• Transparency: Collect information on all Treasury securities and repo transactions and make much of it public. Caution: potential refusal to trade.
  • Oversight: Dear Treasury Department, Congress put you in charge of the Treasuries markets. Start doing your job.

Will these fix the problems?  Well, no, the working group said.  But they’ll help.

“Given the importance of the Treasury market to the U.S. and global financial system, even modest improvements in market functioning would have substantial benefits,” Geithner said in the report’s introduction.


Following is a recounting of the fixes that various experts have proposed since 2008.   Most are proposals to try to fix repo so it can keep expanding. 

Exceptions, that could significantly corral repo, include:

  • Keep deposits at banks: Have Congress specify that “deposits” in Section 21 of the Glass-Steagall Act of 1933 include repos, money market funds, commercial paper and any other short-term debt.  Section 21 says securities firms and other financial nonbanks cannot accept deposits, which are described as any money that is subject to immediate repayment, but regulators have not enforced it. (Congress has overturned parts of the Glass-Steagall Act but not Section 21.)
  • Reduce fire sales: Remove the safe harbor in bankruptcy that repo lenders enjoy if their collateral is Treasuries, mortgages or related securities. These provisions created shadow banking, some analysts have said.
  • Other ideas: Create FDIC-type insurance for repurchase transactions and require repo borrowers to buy it. Require all repurchase transactions to be done with designated banks. Don’t let repo lenders mark the collateral to market prices. Forbid financial institutions from doing collateralized lending and borrowing. Treat repo like stocks, bonds, futures and options regulated by the Securities and Exchange Commission.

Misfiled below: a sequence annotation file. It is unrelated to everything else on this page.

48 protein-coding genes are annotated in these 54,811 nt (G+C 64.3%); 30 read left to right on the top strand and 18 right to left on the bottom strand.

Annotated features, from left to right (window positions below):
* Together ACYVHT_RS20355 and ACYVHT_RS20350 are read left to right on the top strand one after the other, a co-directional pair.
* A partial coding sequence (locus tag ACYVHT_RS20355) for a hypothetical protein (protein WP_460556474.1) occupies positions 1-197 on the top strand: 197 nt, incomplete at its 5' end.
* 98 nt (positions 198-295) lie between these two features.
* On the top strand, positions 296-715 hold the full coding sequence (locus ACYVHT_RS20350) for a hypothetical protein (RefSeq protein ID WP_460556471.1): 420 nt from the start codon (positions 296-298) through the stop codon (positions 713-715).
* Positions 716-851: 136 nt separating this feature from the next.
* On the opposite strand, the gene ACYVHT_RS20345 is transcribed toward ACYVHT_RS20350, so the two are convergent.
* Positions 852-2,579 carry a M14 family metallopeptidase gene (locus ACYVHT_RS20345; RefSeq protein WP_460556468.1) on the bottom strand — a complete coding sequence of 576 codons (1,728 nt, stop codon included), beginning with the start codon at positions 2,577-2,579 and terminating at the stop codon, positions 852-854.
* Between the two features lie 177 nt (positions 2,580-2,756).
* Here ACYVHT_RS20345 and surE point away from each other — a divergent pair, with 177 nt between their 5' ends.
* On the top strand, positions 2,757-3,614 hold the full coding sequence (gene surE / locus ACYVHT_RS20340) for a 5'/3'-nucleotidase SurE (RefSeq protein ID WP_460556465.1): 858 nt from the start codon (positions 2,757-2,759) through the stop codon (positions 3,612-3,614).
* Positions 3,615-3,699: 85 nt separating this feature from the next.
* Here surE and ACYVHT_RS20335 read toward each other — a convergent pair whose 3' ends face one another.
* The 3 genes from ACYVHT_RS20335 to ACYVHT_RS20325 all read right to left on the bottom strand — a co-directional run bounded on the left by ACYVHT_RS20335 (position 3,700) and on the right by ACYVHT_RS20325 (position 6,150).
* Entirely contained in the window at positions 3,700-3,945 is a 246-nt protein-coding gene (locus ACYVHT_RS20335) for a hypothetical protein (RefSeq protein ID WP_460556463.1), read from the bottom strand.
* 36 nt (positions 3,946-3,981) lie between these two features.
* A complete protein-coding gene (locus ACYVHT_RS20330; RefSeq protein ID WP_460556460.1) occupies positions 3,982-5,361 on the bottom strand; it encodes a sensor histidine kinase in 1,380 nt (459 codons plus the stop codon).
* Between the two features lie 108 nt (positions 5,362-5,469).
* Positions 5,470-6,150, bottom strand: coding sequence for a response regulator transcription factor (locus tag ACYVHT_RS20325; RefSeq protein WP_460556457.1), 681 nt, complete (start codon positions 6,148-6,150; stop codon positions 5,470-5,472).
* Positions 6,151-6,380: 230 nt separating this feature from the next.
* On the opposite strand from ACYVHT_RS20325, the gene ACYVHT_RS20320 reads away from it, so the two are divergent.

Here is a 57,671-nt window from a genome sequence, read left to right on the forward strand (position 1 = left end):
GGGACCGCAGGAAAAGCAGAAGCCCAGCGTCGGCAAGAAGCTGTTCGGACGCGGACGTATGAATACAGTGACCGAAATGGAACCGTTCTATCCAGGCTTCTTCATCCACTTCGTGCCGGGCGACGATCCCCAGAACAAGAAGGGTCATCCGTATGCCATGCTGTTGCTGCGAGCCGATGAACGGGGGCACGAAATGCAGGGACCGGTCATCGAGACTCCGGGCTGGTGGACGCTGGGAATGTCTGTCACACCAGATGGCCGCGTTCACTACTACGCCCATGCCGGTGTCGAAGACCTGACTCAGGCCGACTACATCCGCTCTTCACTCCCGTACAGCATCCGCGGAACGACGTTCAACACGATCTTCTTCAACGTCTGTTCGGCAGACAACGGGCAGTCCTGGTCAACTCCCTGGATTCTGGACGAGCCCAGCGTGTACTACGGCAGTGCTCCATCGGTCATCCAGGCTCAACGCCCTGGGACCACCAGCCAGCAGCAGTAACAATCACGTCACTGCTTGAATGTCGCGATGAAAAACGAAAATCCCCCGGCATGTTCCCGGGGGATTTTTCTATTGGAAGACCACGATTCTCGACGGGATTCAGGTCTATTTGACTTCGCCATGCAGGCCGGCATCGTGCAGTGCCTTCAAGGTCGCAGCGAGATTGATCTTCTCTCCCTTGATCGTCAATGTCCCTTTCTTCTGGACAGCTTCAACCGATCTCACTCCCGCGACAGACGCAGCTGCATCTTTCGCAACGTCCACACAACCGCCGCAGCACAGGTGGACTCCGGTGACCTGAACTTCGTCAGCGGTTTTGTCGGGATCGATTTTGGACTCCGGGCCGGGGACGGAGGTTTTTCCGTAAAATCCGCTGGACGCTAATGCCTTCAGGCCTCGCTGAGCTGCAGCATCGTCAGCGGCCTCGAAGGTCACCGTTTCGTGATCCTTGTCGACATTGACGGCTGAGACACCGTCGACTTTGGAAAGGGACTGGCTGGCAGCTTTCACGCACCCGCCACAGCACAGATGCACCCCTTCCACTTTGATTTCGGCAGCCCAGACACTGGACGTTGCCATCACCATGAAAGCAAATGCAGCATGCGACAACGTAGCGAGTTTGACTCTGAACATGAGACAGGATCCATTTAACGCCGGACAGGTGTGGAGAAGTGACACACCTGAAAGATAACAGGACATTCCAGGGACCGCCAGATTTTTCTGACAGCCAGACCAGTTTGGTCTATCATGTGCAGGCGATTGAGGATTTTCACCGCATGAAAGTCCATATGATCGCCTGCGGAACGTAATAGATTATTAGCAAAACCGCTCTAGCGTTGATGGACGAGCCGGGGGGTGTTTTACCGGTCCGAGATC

Early work

The first post-crisis work on repos in the U.S.[2] was done out of the public eye, by some of the same people who brought Americans the credit crisis: The large bank companies, Fannie Mae and the New York Fed.[3]

In 2009, a shaken New York Fed formed a task force[4] of these institutions to study ways to improve tri-party repo,[5] which was thought to represent about 25 percent of the U.S. repo market[6] including Federal Reserve transactions and many of the repos done by money market funds.[7]

The task force issued 16 recommendations in May 2010, but none would have prevented the next run, and some might even make it worse, the New York Fed reported.[8]The task force tried to agree on a solution for panics, but they could not.

In tri-party repo, JP Morgan Chase and Bank of New York Mellon acted as clearing banks for repo transactions, providing such services as settling the transaction and valuing and managing collateral.[9]

In that role, the two banks were Ground Zero for systemic risk in 2007 and 2008, in part because the mechanics of the transactions required them to extend credit to the repo borrowers during the day.[10]The task force recommended eliminating the intraday credit[11] and since then it has been dramatically reduced.

Fear for the safety of the two banks and tri-party repo propelled some of the Fed’s most dramatic actions during the crisis.[12]

“To avert a collapse in confidence in the tri-party repo market, the Federal Reserve took extraordinary actions,” acknowledged a New York Fed report.[13] (JP Morgan withdrew from tri-party clearing in 2017, leaving BoNY as the sole tri-party clearing bank.) 

Tri-party repo is a market for the big guys. At that time, on a typical day [14] three dealers – names not disclosed – accounted for almost half of the action, which averaged $1.6 trillion, down from $2.8 trillion at its height in early 2008, according to the New York Fed.[15]